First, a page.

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From Rolf Katzenberger <>
Subject Re: [POLL] jakarta-ant-templates (Generic Ant-based project templates)
Date Thu, 22 Nov 2001 15:31:23 GMT
Hi Jeff Turner <>,

On Thu, 22 Nov 2001 10:16:06 +1100, Jeff Turner
<> wrote:

>On Wed, Nov 21, 2001 at 06:14:42PM +0100, Rolf Katzenberger wrote:
>> On Wed, 21 Nov 2001 12:22:42 +1100, Jeff Turner
>> <> wrote:
>> [snip; Rolf:]
>> >> Well... ummm... :o) I already started such a sourceforge project a
>> >> while ago, Ant Heap ( -
>> >> currently in pre-alpha, but already a tiny appetizer release is
>> >> downloadable.
>> >
>> >Wohoo :) Would my build system fit in here?
>> It is intended to be an OpenSource project, so I prefer not to work in
>> the cathedral there... ;-)
>Hmm? What have ESR cathedrals got to do with it?

Simple: since we seem to have similar goals, let's find out whether we
can turn "yours" and "mine" into "ours", or even better "theirs". I
wanted to create something useful for more people than just me and I
think I can learn from you.

[snip; Jeff on potential goals]
>One for webapps would be nice. Brian Ewins' Tomcat App Developers
>Guide-based system sounds like the right sort of thing.

Agreed. I'd propose to have incremental building blocks (jar, war,
ear) to support more options.

>When someone adopts and improves the 'no-frills' project at the expense
>of some additional build.xml complexity, what happens? Can they submit
>their modified build system?
>How about as a policy, we agree to accept *any* variation on an existing
>build system, so long as it's differences/advantages/disadvantages are
>documented. We then put it in a CVS branch. On the website, we have a
>complete geneaology, so people can choose where on the
>complexity:functionality axis they want to start from.

Just depends how many maintainers such a project can attract. Assume a
minor change in the no-frills root implying an avalanche of follow-up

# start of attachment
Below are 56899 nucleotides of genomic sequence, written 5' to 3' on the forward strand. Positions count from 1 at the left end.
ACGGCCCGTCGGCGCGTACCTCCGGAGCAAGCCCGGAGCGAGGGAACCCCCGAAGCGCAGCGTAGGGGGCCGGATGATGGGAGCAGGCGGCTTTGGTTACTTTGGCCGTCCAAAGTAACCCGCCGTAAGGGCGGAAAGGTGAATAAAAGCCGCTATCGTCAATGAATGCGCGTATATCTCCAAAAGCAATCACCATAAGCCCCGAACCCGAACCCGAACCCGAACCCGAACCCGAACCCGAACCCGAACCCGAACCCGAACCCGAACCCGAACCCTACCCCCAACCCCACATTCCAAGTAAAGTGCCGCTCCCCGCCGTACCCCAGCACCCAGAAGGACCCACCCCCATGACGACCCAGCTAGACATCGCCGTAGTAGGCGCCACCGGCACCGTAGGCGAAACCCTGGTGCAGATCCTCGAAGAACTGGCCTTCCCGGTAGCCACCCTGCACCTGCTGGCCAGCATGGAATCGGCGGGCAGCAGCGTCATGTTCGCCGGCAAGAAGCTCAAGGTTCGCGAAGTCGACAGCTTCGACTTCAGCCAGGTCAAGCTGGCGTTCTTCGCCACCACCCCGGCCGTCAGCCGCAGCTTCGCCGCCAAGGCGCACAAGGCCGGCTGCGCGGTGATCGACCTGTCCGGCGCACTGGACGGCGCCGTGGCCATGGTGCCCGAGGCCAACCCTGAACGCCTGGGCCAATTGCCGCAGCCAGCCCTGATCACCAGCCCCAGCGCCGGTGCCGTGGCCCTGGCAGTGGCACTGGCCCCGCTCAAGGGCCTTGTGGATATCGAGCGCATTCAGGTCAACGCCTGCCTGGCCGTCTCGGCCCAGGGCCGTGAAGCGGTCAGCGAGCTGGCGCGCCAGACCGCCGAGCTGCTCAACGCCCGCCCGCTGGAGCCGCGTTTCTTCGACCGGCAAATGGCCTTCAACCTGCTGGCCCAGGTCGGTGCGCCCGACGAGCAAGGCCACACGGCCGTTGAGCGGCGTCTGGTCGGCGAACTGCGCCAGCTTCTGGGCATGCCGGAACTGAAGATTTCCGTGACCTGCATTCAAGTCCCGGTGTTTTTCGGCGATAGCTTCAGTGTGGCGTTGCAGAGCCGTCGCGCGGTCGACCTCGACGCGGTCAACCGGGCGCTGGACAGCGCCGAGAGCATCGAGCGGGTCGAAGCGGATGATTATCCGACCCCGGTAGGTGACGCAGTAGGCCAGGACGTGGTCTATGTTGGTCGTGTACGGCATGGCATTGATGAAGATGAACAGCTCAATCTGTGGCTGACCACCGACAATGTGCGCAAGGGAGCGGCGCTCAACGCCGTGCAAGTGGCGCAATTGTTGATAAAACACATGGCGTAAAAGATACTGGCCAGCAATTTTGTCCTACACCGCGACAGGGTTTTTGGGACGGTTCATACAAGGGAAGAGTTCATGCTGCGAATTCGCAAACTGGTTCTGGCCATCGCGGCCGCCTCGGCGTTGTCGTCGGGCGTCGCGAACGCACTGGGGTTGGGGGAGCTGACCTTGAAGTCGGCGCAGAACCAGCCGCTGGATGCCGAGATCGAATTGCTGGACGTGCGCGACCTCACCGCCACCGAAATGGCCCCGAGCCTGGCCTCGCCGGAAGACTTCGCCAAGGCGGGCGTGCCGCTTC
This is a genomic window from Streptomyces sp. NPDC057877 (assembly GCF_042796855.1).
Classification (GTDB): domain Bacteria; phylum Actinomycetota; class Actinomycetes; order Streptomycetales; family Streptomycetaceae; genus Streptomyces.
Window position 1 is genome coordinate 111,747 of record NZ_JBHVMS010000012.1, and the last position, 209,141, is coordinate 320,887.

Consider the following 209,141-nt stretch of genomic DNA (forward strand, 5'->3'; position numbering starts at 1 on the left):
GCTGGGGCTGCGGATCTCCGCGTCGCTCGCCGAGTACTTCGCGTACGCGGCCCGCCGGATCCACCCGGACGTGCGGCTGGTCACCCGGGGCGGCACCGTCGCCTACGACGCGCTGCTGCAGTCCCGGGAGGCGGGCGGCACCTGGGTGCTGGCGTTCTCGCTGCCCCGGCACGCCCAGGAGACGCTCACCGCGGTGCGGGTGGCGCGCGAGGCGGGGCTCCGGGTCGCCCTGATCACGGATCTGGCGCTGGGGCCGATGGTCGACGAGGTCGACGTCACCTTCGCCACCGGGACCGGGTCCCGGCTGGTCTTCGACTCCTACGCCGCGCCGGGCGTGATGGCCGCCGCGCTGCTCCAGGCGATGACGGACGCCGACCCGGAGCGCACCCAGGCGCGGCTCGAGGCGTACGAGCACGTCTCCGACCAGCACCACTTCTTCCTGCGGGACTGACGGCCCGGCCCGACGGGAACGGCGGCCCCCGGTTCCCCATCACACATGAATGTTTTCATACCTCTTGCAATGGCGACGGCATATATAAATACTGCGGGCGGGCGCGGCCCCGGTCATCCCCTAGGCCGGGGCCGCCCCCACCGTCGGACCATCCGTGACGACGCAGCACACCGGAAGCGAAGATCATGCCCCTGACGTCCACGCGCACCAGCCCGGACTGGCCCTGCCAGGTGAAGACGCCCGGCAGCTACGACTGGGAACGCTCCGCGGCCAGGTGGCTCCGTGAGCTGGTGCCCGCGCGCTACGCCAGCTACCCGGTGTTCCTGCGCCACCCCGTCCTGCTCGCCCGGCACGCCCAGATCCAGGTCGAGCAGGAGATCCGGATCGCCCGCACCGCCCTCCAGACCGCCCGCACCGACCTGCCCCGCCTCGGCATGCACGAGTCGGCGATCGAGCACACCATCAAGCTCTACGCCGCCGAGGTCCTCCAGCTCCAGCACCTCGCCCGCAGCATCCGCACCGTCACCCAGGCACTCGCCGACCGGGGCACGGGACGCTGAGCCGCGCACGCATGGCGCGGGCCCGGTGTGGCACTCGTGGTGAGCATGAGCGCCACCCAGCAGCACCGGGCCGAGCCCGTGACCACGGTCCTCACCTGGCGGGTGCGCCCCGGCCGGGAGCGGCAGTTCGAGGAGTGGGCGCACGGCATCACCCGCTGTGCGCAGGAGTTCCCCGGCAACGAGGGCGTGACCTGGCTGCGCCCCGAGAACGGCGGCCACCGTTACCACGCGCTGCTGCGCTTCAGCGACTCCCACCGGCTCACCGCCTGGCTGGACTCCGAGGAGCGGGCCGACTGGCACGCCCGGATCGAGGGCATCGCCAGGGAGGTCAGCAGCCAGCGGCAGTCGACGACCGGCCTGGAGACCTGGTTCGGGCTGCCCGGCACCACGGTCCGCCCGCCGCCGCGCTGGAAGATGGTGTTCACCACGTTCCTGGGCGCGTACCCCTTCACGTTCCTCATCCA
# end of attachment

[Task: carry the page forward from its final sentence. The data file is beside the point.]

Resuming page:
changes (e.g., renaming due to discovery of a truly ingenious naming
scheme). Are we (i.e., not only you and me but all participants) able
to maintain the genealogy tree or would we have to fear for dead
branches that turn off users by their "outdated" characteristics?

My suggestion would be: let's start with a branchless tree,
incorporate small suggestions directly and make the addition of major
variations depend on the existence of maintainers.

The reason for this suggestion is what I observed at - a great collection of categorized OO links, no
censorship, but the lack of a sufficient amount of maintainers
sometimes makes it really tedious and boring to find what you need.

>> 2. FAQ
>> (It seems this mailing list is a good indicator of what s a FAQ)
>There are generic Ant FAQs all over the place. What makes this one

Could you provide some links? Maybe I simply missed these FAQs and,
personally, I really need an extensive one. Just adding one more FAQ
like the others would for sure not be helpful, I agree.

>> 4. Meta-Programming/Unleashing XSLT
>> Quite an amount of Ant meta-programming can be done using this, like
>> creating build scripts you're going to call in the next step and
>> similar. I'd prefer this kind of transformations over sed/awk-style
>> stuff. However, I must admit that XSLT is quite complicated for the
>> beginner and might be considered "downer".
>I haven't yet needed this. Anyone have a real-world example they'd like
>to contribute?

Two issues where XSLT helped me a lot so far:

* create server-specific EJB deployment descriptors from the standard
one (see my ejbproject archive in the Ant Heap file section)

* create a HTML help for developers out of build.xml comments (in
addition to -projecthelp: parameter documentation, usage examples,

I'm not sure this is sufficient as a justification (only listed to
generic uses here, had several other ones not of interest for all
developers), but I found XSLT stylesheet transformations considerably
faster and easier to use than to write e.g. Ant tasks or use existing
ones in strange ways. In the past, I e.g. used property files to
compose HTML pages in a single property and write them to files using
<echo>, but this was quite tedious and the resulting HTML is not what
I'd call human-readable.

>> Some "downers" I'd like to avoid, from my perspective:
>> - unforced Guru-style programming

To head for showing off one's programming skills instead of investing
e.g. two more lines to obtain a solution that can be understood and
maintained also by others.

>> - enforcing do-it-as-I-do-or-get-out
>This is what I want to avoid with the above "accept all enhancements,
>branch freely, document differences" policy.
>This sort of forum would naturally be host to discussions on
>controversial topics such as 'should jars be in CVS?'. Fine; but I think
>that as a policy, we should make no judgements. Let the offerings from
>CVS reflect the diversity of opinions.

100% agreement, maintenance being my only concern here.

Inspiring discussion!

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